Despite the NSA’s Claims, It’s Ridiculously Easy to Identify Someone from Metadata

The National Security Administration has been insisting that the metadata collected from phone records cannot reveal someone’s identity or the content of their phone calls. President Obama pushed this narrative back in June as well:

As was indicated, what the intelligence community is doing is looking at phone numbers and durations of calls. They are not looking at people’s names, and they’re not looking at content. But by sifting through this so-called metadata, they may identify potential leads with respect to folks who might engage in terrorism.

Aside from the fact that metadata can reveal quite a bit about someone — even without names and content — the claim that metadata is “anonymous” has been completely crushed by two Stanford researchers who did a quick little research project with very little money. Gizmodo reports:

Jonathan Mayer and Patrick Mutchler collected 5,000 phone numbers from volunteers using an Android app they designed for the research project. In a preliminary, low-effort sweep of public information on Yelp, Google Places, and Facebook, the two researchers were able to match 27% of numbers with an individual name. When they dug a little deeper — Googling 100 phone numbers individually — they matched 60 numbers in just one hour. Adding in the previous sources boosted that to 73.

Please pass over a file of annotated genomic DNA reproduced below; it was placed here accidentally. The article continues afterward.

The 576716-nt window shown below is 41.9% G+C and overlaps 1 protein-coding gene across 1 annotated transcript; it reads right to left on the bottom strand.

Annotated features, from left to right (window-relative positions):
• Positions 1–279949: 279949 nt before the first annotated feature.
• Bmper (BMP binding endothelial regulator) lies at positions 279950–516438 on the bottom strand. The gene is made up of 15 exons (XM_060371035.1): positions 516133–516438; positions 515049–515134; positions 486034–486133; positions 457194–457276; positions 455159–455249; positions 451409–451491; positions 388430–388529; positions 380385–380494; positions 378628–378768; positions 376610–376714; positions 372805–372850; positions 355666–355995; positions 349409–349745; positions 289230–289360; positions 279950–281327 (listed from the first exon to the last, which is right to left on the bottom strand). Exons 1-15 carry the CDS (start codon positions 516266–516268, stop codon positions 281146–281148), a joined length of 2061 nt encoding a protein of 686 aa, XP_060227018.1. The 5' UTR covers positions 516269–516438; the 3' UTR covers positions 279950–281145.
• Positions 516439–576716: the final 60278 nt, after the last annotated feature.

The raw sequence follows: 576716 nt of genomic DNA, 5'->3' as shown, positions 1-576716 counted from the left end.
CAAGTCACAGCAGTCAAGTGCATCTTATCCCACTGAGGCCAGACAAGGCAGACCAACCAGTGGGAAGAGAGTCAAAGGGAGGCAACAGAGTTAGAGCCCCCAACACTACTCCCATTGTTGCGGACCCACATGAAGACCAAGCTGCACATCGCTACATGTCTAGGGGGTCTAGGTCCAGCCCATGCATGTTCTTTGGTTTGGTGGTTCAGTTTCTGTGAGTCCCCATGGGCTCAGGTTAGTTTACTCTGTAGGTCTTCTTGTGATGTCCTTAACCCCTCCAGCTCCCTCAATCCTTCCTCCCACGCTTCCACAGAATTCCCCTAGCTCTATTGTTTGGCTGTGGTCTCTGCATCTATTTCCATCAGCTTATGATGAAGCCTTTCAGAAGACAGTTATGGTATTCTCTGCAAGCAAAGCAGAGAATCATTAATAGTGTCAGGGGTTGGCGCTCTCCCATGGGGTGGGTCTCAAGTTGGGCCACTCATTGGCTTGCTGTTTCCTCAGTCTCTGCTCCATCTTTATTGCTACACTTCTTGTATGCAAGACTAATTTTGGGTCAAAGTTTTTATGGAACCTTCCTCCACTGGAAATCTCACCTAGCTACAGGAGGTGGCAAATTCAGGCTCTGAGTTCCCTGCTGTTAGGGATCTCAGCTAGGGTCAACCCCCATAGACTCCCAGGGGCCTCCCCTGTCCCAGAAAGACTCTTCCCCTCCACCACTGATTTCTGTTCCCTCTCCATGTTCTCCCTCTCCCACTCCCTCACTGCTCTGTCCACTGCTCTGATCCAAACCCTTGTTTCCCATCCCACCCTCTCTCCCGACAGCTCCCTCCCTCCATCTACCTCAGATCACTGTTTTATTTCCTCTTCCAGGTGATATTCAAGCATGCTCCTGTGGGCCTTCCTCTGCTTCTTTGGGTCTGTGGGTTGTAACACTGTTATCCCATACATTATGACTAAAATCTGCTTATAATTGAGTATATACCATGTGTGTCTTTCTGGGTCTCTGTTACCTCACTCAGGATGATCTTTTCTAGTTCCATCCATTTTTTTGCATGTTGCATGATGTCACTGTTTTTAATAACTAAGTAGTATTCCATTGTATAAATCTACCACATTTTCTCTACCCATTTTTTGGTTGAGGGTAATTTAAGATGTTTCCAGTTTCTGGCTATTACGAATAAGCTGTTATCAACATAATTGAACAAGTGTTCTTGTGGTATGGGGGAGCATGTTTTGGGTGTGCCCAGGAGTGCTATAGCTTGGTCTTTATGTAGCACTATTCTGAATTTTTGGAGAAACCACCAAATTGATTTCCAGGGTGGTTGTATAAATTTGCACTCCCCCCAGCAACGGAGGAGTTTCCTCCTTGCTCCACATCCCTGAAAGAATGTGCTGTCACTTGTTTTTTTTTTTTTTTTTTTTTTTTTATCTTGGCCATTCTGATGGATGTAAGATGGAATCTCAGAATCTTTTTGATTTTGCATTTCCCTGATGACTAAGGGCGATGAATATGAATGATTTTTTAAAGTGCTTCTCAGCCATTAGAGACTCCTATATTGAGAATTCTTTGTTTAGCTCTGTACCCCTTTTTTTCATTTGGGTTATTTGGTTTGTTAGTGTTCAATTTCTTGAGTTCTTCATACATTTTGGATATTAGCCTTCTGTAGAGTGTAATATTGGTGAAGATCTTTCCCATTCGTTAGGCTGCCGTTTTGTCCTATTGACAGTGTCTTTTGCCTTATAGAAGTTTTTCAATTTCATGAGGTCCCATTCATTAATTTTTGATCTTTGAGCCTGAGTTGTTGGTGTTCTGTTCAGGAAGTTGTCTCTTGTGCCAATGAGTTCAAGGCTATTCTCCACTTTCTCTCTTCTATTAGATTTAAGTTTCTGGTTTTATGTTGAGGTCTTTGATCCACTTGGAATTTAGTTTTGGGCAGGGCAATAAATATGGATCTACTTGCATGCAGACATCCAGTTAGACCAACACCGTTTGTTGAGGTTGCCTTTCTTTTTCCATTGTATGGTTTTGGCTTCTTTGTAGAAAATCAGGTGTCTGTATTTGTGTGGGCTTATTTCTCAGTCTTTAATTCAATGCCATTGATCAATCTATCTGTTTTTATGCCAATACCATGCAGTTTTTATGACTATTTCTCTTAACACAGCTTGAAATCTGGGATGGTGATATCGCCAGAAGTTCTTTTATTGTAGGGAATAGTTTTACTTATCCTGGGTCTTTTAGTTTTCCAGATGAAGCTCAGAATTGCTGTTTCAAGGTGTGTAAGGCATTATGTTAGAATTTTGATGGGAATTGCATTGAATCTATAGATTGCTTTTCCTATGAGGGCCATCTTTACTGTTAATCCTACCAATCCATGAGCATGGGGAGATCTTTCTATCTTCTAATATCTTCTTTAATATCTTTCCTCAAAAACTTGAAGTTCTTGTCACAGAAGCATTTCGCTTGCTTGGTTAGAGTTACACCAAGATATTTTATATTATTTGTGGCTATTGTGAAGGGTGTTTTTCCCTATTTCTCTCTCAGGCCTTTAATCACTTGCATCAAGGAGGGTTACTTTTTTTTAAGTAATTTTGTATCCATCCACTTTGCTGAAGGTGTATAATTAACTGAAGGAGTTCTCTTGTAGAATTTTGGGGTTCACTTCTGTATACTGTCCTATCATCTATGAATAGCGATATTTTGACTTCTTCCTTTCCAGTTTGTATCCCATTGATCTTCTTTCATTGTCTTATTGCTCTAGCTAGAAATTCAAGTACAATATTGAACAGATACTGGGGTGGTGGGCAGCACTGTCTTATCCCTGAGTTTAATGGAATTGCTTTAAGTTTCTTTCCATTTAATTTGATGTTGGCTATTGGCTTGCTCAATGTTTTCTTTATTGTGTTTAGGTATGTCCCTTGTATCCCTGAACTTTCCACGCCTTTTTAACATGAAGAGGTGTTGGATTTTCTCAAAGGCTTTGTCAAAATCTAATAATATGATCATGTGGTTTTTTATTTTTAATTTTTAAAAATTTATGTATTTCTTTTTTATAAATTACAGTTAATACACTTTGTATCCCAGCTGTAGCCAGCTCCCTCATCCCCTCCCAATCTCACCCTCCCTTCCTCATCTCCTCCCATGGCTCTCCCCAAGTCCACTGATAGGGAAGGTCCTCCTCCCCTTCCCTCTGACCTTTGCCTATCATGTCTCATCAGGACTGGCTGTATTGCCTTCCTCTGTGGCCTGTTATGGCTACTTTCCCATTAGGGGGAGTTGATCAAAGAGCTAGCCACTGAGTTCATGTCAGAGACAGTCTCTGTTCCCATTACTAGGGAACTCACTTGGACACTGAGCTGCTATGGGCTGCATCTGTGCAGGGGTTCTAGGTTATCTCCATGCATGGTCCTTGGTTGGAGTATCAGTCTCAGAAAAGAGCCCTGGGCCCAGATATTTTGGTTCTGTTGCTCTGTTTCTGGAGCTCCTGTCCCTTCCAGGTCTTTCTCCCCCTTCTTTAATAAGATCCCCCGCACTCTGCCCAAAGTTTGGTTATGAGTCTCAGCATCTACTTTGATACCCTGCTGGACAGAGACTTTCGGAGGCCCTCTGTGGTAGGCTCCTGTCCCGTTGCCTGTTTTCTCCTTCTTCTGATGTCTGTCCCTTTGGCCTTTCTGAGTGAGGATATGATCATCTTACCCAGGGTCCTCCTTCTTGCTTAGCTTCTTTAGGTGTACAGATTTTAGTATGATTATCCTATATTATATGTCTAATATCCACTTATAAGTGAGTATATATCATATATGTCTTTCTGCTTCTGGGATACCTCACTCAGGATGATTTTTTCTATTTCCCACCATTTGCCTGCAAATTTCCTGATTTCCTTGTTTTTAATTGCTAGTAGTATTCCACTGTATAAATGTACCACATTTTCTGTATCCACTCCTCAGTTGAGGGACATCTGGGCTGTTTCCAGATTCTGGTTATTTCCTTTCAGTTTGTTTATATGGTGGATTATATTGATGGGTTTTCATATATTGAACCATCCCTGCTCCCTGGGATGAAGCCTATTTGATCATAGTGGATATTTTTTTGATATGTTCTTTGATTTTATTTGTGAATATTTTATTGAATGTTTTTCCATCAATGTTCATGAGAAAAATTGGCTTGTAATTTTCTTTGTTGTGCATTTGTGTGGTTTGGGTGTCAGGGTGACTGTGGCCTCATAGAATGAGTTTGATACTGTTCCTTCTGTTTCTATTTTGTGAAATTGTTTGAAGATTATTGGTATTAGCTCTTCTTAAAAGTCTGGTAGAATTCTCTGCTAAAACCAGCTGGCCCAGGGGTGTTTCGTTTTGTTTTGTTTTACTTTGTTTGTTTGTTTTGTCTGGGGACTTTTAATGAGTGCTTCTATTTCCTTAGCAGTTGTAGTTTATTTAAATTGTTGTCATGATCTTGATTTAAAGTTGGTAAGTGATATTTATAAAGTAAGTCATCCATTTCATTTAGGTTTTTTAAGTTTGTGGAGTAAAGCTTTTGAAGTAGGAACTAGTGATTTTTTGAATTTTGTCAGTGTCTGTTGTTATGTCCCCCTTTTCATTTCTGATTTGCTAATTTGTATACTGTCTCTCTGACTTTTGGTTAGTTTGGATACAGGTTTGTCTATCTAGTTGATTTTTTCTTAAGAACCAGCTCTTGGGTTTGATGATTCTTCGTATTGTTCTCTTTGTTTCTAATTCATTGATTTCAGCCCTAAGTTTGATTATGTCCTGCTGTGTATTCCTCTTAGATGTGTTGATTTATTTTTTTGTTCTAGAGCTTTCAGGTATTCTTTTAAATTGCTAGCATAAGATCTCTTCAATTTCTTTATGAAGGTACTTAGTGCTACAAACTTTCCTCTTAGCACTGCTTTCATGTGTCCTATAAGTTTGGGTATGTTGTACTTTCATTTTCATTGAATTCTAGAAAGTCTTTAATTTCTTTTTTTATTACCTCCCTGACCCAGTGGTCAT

Then, to simulate the data crunching capabilities of an organization as huge as the NSA, Mayer and Mutchler ran the 100 phone numbers through Intelius, “a cheap consumer-oriented service” offering reverse phone number lookup and public records searches. This, combined with the prior two search methods, led to a grand total of 91 out of 100 numbers matched with an individual or business.

Recall that the NSA has defended itself by saying it only compels phone companies to turn over phone numbers, not names. Of course, there’s a workaround that allows the FBI to issue a National Security Letter, a document requiring no judicial oversight, compelling companies to disclose names. Even if that wasn’t the case, if two academics running a quick-and-dirty experiment on a shoestring budget can identify phone numbers with 91% accuracy, it’s not hard to believe that an organization with the NSA’s largesse could close that 9% gap.

So much for metadata being totally anonymous. With just a little bit effort, it’s rather easy to connect phone numbers to individuals.

Isn’t that comforting?